We'll Never Abandon the Three-pedal Lifestyle: Aston Martin CEO

Steph Willems
by Steph Willems
well never abandon the three pedal lifestyle aston martin ceo

Who loves stick shifts? Aston Martin CEO Andy Palmer loves stick shifts!

In an industry that’s rapidly heading towards autonomous vehicles, “mobility solutions” and other high-tech dreams of a 21st century society, Old World charm is becoming increasingly hard to find. Leave it to a British automaker to take a stand for old technology.

During a speech at the Canadian International Auto Show this morning, Palmer declared his devotion to the antiquated row-your-own transmission, stating that Aston Martin will always keep the three-pedal lifestyle alive.

In his address, Palmer said that Aston Martin will always have at least one model available with a manual transmission. Always — as in forever and ever. For 2017, Aston returned the stick as an option on the V12 Vantage S.

Many will hope that Palmer, as well as other automakers, succeed in keeping the dream alive, though the group is perpetually dwindling in numbers.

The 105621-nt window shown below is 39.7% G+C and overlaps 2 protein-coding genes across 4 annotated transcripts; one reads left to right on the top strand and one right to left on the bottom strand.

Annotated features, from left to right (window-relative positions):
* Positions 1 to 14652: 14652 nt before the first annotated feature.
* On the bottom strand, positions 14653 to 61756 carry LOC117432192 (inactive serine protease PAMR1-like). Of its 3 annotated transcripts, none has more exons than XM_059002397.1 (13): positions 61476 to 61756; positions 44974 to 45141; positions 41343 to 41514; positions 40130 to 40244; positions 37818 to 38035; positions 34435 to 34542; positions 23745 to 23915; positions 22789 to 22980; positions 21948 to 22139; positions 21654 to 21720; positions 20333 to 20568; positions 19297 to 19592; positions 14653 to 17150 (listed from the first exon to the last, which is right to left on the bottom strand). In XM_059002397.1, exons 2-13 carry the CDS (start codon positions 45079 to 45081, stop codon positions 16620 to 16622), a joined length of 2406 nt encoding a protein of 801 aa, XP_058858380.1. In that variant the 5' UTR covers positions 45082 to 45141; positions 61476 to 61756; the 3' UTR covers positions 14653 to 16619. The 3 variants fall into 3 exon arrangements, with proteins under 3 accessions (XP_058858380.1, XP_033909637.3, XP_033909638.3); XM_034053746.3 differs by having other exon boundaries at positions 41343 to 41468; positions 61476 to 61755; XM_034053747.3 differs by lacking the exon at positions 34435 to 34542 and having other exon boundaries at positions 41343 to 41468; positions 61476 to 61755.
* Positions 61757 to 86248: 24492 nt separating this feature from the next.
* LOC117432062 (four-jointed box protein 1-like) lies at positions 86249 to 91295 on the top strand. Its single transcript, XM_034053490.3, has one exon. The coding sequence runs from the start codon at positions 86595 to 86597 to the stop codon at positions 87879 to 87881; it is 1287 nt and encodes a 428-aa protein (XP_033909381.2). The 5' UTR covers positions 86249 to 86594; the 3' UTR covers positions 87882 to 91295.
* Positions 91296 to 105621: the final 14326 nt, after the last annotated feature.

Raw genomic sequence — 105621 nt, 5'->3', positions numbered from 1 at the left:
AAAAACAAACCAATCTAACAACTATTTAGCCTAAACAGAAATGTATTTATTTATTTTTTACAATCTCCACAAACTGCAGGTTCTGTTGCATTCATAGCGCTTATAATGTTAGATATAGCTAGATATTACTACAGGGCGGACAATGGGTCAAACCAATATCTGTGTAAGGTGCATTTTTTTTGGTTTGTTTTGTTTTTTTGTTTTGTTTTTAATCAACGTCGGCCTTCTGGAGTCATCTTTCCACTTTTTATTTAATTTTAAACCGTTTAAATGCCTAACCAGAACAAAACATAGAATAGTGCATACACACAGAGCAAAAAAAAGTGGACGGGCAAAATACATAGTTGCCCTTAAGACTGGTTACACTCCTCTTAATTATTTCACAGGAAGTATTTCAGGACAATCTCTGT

An Edmunds study published late last year showed that less than 3 percent of the vehicles sold in the U.S. were stick-shift models. Europeans are known to enjoy manually changing their own gears, but those numbers are slipping. It’s also more due to a quirk of history. In the 1940s, there were far more pressing issues facing Europe than worrying about how to give a person’s left foot a rest while driving.

Now, automatic transmissions with eight, nine, or ten speeds battle it out with smooth, never-shifting continuously variable units and sporty, lightning-quick dual-clutch gearboxes.

Ferrari has already abandoned its manual transmissions. So has Lamborghini. Porsche seems to be on the road to doing so, though it maintains — like other automakers — that it will produce manuals only if there’s sufficient demand.

We don’t know if Palmer’s decree will be chiseled in stone and placed at the gates to Aston Martin’s Gaydon headquarters in Warwickshire, England, but perhaps it should. Palmer might feel this way, but the next CEO to come along could feel differently. Actually, so could Aston buyers.

Still, it’s nice to see a CEO from a country best known for burled walnut, tweed and breakfast fishes keeping the torch of tradition aflame.